Fig. 4 shows the power losses that were measured on a Clarke-Hesse V-A-W meter. The ferrite design has the lowest power losses. However, the package size is much larger than the powdered-iron options.
If board area is critical, a powdered-iron alloy may be a good choice. Conversely, if height is critical, a molded powdered alloy may be a good choice. However, either will not significantly increase the ac power losses at switching frequencies up to 500 kHz. Finally, pricing is comparable between all of these options.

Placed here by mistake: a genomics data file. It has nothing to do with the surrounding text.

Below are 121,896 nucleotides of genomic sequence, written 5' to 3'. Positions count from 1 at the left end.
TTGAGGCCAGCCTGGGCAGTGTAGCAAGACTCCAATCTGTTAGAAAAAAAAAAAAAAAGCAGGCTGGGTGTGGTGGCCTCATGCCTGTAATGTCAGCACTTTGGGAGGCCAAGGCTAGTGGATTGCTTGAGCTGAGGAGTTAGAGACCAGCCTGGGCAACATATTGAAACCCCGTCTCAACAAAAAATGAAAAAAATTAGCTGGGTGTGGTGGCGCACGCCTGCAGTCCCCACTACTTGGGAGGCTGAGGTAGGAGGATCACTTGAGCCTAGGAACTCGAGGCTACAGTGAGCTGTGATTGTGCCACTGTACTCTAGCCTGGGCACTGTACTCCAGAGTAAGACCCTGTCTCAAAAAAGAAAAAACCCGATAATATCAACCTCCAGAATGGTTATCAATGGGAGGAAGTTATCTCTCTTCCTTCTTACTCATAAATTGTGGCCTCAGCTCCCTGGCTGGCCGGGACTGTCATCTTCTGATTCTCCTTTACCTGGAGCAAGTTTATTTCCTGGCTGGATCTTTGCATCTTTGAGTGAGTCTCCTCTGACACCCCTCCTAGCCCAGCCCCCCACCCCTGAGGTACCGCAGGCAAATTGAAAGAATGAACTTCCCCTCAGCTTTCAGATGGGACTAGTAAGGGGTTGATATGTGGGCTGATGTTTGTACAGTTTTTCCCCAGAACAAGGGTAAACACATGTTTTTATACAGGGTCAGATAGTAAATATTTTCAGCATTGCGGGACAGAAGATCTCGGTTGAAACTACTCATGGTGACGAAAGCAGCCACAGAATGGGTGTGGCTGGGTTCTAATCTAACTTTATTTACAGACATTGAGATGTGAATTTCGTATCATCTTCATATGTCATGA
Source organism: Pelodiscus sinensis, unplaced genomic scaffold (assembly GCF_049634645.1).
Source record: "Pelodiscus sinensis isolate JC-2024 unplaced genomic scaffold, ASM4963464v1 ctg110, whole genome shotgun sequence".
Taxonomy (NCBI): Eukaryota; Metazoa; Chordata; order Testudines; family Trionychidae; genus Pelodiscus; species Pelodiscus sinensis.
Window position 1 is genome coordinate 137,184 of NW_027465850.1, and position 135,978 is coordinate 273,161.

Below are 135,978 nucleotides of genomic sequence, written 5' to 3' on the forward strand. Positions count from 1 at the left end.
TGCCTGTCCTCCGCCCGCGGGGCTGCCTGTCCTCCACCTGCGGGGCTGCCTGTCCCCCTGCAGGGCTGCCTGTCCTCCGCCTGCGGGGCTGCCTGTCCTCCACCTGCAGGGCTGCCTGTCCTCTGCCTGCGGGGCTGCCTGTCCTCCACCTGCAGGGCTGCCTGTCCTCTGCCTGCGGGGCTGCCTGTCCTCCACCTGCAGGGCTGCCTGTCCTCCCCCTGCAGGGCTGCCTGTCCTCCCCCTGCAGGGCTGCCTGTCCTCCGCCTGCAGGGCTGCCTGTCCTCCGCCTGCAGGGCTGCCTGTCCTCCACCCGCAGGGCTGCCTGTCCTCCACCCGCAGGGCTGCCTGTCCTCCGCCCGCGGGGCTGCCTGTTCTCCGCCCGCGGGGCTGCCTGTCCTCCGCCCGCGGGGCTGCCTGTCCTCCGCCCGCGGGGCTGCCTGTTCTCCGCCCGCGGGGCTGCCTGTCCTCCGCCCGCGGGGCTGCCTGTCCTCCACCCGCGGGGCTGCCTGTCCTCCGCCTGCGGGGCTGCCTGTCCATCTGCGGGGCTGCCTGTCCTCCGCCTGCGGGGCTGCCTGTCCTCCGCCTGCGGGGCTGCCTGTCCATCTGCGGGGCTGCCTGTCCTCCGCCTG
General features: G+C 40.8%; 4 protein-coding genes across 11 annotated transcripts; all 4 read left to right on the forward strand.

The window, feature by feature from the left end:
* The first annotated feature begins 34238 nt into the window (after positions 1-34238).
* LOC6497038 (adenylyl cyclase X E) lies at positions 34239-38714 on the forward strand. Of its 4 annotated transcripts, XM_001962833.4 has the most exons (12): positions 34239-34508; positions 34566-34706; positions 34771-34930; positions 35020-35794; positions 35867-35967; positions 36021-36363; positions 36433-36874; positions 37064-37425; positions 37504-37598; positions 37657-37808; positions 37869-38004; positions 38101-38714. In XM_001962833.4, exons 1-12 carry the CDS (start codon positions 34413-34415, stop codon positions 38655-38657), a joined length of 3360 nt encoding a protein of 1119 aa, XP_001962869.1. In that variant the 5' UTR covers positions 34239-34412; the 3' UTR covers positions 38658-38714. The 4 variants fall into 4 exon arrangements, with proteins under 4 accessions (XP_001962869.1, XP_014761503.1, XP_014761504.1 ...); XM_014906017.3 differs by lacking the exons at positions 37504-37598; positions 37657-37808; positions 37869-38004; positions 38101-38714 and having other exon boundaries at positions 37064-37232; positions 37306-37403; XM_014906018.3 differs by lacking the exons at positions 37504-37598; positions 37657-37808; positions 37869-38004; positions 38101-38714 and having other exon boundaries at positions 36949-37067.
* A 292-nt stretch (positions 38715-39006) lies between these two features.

Given that most engineers designing voltage regulators are looking for smaller size in both footprint and height, as well as higher current-handling capability, the new ferrite and powdered-iron materials will provide new solutions to meet this challenge.
|Category number||Material trade name||Composition|
|2||High flux||Fe-Ni alloy|
|3||Powdered alloy||Fe-Si alloy|
|Powdered alloy||3.4 to 4.0|
|Ferrite (ungapped)||3.4 to 4.3|
|MPP||15 to 20|
|Material||B at 25°C (G)||B at 100°C (G)|
|Powdered iron||11,000 to 14,000||11,000 to 14,000|
|Powdered alloy||9000 to 15,000||9000 to 15,000|
|Sendust||10,000 to 10,500||10,500 to 10,500|
|MPP||7000 to 7500||7000 to 7500|
|Ferrite||4300 to 5800||3700 to 4800|
|Powdered alloy||High flux||Molded powdered alloy||High-BSAT ferrite|
|Dimensions: L×W×H (mm)||9×10.5×5.6||9×10.5×5.6||10.5×11.5×4||12.5×13.5×6|
|Typical DCR (mΩ)||2.2||2.2||2.6||1.7|